A few years ago, I shared a picture that was taken on the field with a cleft lip surgery team. In the picture, I stood over an operating table between two doctors as they were diligently working on their patient. I stood in the middle with a wrench raised, ready to “help”. The picture was a joke. Clearly, a biomed is the last person you would want to assist in any surgery you may need, however the response to the picture was quite interesting.
“Why don’t you have gloves on?”
“Why aren’t you wearing a mask?”
There seemed to be little concern that I, a biomed, was attempting to assist the doctors with this delicate surgery, not to mention using a wrench.
There was no concern regarding my actual attempt to perform the surgery because the very thought of a biomed doing surgery is unfathomable. However, the reversal of roles (a surgeon preforming biomed repairs on equipment) is not only acceptable, but expected.
All clinical staff, including doctors, will frequently be called upon to serve in the roll of a biomed engineer. Although unfortunate and often discouraging, this technical requirement is usually anticipated. The lack of biomedical technicians or any other technical support often leaves the clinical staff and surgeons responsible for repairing the equipment they are using.
Equipment problems and failures occur at a much higher rate in the LMIC (lower and middle income countries) than in the U.S. health systems. There are many factors contributing to this unfortunate situation and they include the wide variety of available equipment, the source and condition of this equipment, and the shortage of biomedical technicians or qualified maintenance personal to maintain it.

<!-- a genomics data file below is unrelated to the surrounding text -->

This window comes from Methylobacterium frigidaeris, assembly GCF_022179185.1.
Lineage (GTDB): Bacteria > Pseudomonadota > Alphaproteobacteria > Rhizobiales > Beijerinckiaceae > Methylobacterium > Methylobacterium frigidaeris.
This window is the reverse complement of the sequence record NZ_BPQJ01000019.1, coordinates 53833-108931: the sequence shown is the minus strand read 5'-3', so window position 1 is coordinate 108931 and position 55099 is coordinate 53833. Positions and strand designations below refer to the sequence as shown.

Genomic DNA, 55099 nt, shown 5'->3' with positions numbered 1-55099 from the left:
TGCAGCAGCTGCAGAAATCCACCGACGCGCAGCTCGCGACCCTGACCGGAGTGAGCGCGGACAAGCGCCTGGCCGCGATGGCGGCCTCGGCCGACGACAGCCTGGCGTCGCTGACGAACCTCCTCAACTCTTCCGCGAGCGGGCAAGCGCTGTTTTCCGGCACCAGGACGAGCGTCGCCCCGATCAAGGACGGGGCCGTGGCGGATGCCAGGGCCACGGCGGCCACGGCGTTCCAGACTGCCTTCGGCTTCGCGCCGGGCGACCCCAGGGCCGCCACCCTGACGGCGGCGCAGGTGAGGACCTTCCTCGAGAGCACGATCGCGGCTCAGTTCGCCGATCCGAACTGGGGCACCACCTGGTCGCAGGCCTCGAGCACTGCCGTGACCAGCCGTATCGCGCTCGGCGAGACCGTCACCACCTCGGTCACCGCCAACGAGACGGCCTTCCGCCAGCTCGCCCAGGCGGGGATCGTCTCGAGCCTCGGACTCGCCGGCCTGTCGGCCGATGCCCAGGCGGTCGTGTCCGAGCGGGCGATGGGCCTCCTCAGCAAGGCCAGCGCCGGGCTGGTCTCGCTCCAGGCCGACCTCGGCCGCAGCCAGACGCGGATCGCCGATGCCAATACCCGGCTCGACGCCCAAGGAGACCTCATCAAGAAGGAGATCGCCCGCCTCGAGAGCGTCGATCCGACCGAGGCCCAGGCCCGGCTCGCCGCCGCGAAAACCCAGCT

“The introduction, utilization and maintenance of health care equipment require substantial financial, organizational and human resources. Often, this is either not recognized, or not enough attention is paid to it. In the Sub-Saharan Africa region, for example, a large proportion (up to 70 per cent) of equipment lies idle due to mismanagement of the technology acquisition process, lack of user-training and lack of effective technical support.” *
There is zero tolerance in the United States healthcare systems when it comes to proper biomed (technical) support. Sadly, technical support in many LMIC and mission healthcare settings is considered a luxury and not a necessity. Worldwide Biomedical Charitable Services (WBCS) is attempting to change this inappropriate practice. In addition to making as many trips to the field as possible, I am also working on taking more young biomed students or experienced biomeds to the field with me. There is a serious shortage of short and long term biomeds willing and able to serve overseas. We need to correct this problem.
Stay tuned for updates on how this is happening and how you might be a part of this important work.
*GUIDELINES FOR HEALTH CARE EQUIPMENT DONATIONS, WORLD HEALTH ORGANIZATION, Evidence and Information for Policy (EIP), Organization of Health Services Delivery (OSD), March 2000, page 17